By Konrad Putzier
A Long Island-based contractor was forced to pay $6 million to labor groups for breaking a collective bargaining agreement.
The settlement is one of the largest in a growing number of “alter ego” lawsuits amid fierce competition between union and non-union workers.
In the lawsuit filed in January 2013, labor groups Metal Lathers Local 46 and Council of Carpenters accused River Avenue Contracting of creating alter ego companies and using them to hire non-union workers.
River Avenue assumed the names RNC Industries and Extreme Concrete Corp., but kept the same employees and address, the suit alleged — in effect breaking a collective bargaining agreement.
The $6 million settlement reached in March reflects the money lost to various union funds.
River Avenue, which specializes in concrete construction and excavation, has worked on more than a dozen publicly funded affordable housing projects in New York City, including L&M Development’s Navy Green and Harlem River Point. River Avenue declined to comment for this report.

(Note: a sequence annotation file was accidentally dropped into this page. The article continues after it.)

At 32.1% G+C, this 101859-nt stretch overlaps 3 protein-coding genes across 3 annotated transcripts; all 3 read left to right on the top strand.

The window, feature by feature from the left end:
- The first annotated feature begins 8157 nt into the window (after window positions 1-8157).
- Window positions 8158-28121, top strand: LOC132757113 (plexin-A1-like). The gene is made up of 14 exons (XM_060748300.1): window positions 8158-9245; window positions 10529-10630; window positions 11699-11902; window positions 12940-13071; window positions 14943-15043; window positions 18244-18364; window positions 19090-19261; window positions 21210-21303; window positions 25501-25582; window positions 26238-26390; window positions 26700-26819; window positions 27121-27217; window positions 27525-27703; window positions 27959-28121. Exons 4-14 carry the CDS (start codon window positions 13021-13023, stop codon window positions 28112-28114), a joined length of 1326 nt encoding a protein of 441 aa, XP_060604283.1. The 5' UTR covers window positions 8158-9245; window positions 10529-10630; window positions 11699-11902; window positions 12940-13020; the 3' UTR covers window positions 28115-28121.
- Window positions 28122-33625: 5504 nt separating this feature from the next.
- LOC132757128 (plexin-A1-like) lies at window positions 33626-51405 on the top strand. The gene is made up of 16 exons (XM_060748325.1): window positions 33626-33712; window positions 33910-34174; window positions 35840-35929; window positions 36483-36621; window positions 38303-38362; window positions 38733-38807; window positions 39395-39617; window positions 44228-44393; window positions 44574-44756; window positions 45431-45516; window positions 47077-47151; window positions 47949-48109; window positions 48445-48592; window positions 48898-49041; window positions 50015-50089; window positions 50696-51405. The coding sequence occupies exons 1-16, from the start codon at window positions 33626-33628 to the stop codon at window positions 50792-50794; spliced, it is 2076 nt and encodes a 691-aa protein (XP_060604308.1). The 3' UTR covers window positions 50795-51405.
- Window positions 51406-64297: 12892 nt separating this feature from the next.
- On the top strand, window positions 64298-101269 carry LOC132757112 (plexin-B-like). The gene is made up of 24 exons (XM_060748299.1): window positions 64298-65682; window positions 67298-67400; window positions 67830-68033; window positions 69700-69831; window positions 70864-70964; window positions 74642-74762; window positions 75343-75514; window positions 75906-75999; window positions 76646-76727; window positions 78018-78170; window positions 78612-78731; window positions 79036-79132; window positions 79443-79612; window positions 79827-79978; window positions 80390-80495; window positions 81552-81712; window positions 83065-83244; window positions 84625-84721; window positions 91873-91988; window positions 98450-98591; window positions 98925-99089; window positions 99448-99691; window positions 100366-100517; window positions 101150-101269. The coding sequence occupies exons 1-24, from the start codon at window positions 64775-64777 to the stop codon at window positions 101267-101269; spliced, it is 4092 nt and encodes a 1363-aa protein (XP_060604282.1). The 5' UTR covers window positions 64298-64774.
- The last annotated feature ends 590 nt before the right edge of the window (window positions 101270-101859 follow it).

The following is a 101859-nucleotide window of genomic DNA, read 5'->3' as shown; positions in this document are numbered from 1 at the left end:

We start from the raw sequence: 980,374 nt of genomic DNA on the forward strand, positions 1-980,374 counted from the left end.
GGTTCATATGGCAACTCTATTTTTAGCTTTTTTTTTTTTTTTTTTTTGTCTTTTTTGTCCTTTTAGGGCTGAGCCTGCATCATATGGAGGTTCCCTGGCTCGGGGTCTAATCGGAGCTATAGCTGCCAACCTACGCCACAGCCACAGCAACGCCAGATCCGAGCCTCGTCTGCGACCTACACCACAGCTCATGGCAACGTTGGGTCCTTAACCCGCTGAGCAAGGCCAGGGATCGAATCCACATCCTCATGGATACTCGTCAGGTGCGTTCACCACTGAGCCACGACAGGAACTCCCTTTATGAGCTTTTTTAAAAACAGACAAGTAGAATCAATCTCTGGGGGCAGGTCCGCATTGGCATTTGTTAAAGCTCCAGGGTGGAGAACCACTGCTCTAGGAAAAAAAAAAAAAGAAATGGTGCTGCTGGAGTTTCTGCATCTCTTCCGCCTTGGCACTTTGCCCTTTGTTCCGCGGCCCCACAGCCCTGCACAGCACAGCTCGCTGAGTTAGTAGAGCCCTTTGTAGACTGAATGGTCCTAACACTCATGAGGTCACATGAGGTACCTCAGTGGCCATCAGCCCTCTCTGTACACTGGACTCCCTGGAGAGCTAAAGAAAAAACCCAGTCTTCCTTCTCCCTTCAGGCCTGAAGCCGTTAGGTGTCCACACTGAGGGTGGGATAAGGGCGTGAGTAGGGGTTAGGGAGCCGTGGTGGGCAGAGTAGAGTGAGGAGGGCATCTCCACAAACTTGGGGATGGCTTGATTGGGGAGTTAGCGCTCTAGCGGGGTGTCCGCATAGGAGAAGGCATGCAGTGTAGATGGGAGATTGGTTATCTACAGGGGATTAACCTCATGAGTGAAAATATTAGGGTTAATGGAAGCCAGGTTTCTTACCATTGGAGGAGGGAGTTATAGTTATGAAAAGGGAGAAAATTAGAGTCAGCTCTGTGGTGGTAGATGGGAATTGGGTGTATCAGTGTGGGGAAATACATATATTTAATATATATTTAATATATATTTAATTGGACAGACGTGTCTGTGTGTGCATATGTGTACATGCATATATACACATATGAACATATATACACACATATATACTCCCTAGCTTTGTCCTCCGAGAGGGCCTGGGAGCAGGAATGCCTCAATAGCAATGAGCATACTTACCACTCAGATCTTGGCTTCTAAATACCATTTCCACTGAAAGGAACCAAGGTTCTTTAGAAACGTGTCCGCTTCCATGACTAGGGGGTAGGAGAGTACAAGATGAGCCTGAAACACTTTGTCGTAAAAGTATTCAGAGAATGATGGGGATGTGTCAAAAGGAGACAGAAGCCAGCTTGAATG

Lawyers say these lawsuits have become more frequent recently, partly as a result of shrinking profit margins and the rise of non-union labor in contracting.
“The growth of alter ego suits tends to coincide with an industry being under financial stress,” said lawyer Thomas Kennedy, who represented Local 46 and has fought several alter ego lawsuits. “I have seen the same happen in the garment, printing and light manufacturing industries.
“Generally, if an employer is doing fine with unions making lots of money, they stay put. But if competitive pressure is there, they often try to set up an alter ego company.”
Richard Anderson, president of the trade group New York Building Congress, said that the current boom in New York construction activity has increased competition among construction companies and between union and non-union workers. “Everyone is looking to reduce costs, and one way of doing that is to employ non-union firms,” he said.
The growing frequency of lawsuits filed by labor groups can be partially explained as a reaction to this competition.
Another explanation may lie within the federal court system, under which alter ego lawsuits generally fall.
James Terry of law Firm Zetlin & De Chiara LLP, who has represented several contractors, said federal courts have become better at handling alter ego suits. This means cases can be processed fairly quickly, making it less onerous to sue.
“These are attractive cases for unions because the nature of the federal system makes them more expeditious than under an overburdened state course system,” Terry explained.
“It is likely we will see more of these lawsuits – the success rate is such as to encourage them.”